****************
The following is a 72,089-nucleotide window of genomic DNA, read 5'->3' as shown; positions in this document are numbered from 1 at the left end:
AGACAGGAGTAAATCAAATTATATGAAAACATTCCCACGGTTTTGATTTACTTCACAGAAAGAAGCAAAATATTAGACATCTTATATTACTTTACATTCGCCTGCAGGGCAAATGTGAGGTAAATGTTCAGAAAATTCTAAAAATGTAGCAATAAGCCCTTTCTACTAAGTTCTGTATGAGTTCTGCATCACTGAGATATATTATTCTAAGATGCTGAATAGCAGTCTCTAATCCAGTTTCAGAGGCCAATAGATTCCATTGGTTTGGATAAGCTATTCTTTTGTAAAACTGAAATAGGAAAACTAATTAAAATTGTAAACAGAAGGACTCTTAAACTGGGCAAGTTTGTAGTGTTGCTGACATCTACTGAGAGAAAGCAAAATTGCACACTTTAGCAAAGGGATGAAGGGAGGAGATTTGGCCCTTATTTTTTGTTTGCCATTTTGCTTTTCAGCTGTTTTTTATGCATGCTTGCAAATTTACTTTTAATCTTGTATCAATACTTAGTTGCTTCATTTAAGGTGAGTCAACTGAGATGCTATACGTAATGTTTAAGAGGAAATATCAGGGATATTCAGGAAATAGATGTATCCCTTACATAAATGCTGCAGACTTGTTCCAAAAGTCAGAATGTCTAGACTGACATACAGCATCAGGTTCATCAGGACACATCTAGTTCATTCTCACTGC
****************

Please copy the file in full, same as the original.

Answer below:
The following is a 72,089-nucleotide window of genomic DNA, read 5'->3' as shown; positions in this document are numbered from 1 at the left end:
AGACAGGAGTAAATCAAATTATATGAAAACATTCCCACGGTTTTGATTTACTTCACAGAAAGAAGCAAAATATTAGACATCTTATATTACTTTACATTCGCCTGCAGGGCAAATGTGAGGTAAATGTTCAGAAAATTCTAAAAATGTAGCAATAAGCCCTTTCTACTAAGTTCTGTATGAGTTCTGCATCACTGAGATATATTATTCTAAGATGCTGAATAGCAGTCTCTAATCCAGTTTCAGAGGCCAATAGATTCCATTGGTTTGGATAAGCTATTCTTTTGTAAAACTGAAATAGGAAAACTAATTAAAATTGTAAACAGAAGGACTCTTAAACTGGGCAAGTTTGTAGTGTTGCTGACATCTACTGAGAGAAAGCAAAATTGCACACTTTAGCAAAGGGATGAAGGGAGGAGATTTGGCCCTTATTTTTTGTTTGCCATTTTGCTTTTCAGCTGTTTTTTATGCATGCTTGCAAATTTACTTTTAATCTTGTATCAATACTTAGTTGCTTCATTTAAGGTGAGTCAACTGAGATGCTATACGTAATGTTTAAGAGGAAATATCAGGGATATTCAGGAAATAGATGTATCCCTTACATAAATGCTGCAGACTTGTTCCAAAAGTCAGAATGTCTAGACTGACATACAGCATCAGGTTCATCAGGACACATCTAGTTCATTCTCACTGC